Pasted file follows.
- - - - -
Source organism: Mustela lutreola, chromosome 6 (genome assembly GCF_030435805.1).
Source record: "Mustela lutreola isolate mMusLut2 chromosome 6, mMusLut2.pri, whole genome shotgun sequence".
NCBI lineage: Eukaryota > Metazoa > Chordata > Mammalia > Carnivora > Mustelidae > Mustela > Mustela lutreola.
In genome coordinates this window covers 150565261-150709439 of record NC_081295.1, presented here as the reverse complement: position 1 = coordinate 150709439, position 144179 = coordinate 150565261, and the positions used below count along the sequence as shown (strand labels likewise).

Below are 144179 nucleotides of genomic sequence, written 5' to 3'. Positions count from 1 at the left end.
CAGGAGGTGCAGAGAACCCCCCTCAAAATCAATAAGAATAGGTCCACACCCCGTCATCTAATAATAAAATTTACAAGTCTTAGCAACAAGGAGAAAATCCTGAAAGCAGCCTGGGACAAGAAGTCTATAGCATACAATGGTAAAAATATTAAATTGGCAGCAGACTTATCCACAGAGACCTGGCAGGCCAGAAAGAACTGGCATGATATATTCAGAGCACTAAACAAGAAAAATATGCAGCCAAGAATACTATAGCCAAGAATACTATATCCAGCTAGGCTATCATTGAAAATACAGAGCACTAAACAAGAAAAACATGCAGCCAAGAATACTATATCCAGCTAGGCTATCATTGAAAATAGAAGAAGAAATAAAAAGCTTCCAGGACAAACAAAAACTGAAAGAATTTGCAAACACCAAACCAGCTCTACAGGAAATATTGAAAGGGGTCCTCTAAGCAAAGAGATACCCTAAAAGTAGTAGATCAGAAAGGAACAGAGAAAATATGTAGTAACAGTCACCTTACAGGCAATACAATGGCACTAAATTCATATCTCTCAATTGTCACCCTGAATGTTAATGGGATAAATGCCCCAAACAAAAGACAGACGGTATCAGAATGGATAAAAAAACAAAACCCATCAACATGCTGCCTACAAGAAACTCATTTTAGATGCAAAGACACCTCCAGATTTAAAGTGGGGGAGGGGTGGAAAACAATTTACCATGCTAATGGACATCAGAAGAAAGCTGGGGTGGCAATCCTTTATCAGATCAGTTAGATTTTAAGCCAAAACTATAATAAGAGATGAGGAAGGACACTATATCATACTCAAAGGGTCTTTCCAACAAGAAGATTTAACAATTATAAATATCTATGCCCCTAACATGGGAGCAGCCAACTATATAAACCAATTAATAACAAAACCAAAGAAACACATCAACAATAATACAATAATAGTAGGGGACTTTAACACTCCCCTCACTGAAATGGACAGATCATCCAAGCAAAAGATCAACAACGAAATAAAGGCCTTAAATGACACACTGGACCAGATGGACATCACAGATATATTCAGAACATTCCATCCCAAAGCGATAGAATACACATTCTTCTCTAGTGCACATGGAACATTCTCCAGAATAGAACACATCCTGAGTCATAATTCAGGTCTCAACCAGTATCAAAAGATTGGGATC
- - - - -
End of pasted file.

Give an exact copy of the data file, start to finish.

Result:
Source organism: Mustela lutreola, chromosome 6 (genome assembly GCF_030435805.1).
Source record: "Mustela lutreola isolate mMusLut2 chromosome 6, mMusLut2.pri, whole genome shotgun sequence".
NCBI lineage: Eukaryota > Metazoa > Chordata > Mammalia > Carnivora > Mustelidae > Mustela > Mustela lutreola.
In genome coordinates this window covers 150565261-150709439 of record NC_081295.1, presented here as the reverse complement: position 1 = coordinate 150709439, position 144179 = coordinate 150565261, and the positions used below count along the sequence as shown (strand labels likewise).

Below are 144179 nucleotides of genomic sequence, written 5' to 3'. Positions count from 1 at the left end.
CAGGAGGTGCAGAGAACCCCCCTCAAAATCAATAAGAATAGGTCCACACCCCGTCATCTAATAATAAAATTTACAAGTCTTAGCAACAAGGAGAAAATCCTGAAAGCAGCCTGGGACAAGAAGTCTATAGCATACAATGGTAAAAATATTAAATTGGCAGCAGACTTATCCACAGAGACCTGGCAGGCCAGAAAGAACTGGCATGATATATTCAGAGCACTAAACAAGAAAAATATGCAGCCAAGAATACTATAGCCAAGAATACTATATCCAGCTAGGCTATCATTGAAAATACAGAGCACTAAACAAGAAAAACATGCAGCCAAGAATACTATATCCAGCTAGGCTATCATTGAAAATAGAAGAAGAAATAAAAAGCTTCCAGGACAAACAAAAACTGAAAGAATTTGCAAACACCAAACCAGCTCTACAGGAAATATTGAAAGGGGTCCTCTAAGCAAAGAGATACCCTAAAAGTAGTAGATCAGAAAGGAACAGAGAAAATATGTAGTAACAGTCACCTTACAGGCAATACAATGGCACTAAATTCATATCTCTCAATTGTCACCCTGAATGTTAATGGGATAAATGCCCCAAACAAAAGACAGACGGTATCAGAATGGATAAAAAAACAAAACCCATCAACATGCTGCCTACAAGAAACTCATTTTAGATGCAAAGACACCTCCAGATTTAAAGTGGGGGAGGGGTGGAAAACAATTTACCATGCTAATGGACATCAGAAGAAAGCTGGGGTGGCAATCCTTTATCAGATCAGTTAGATTTTAAGCCAAAACTATAATAAGAGATGAGGAAGGACACTATATCATACTCAAAGGGTCTTTCCAACAAGAAGATTTAACAATTATAAATATCTATGCCCCTAACATGGGAGCAGCCAACTATATAAACCAATTAATAACAAAACCAAAGAAACACATCAACAATAATACAATAATAGTAGGGGACTTTAACACTCCCCTCACTGAAATGGACAGATCATCCAAGCAAAAGATCAACAACGAAATAAAGGCCTTAAATGACACACTGGACCAGATGGACATCACAGATATATTCAGAACATTCCATCCCAAAGCGATAGAATACACATTCTTCTCTAGTGCACATGGAACATTCTCCAGAATAGAACACATCCTGAGTCATAATTCAGGTCTCAACCAGTATCAAAAGATTGGGATC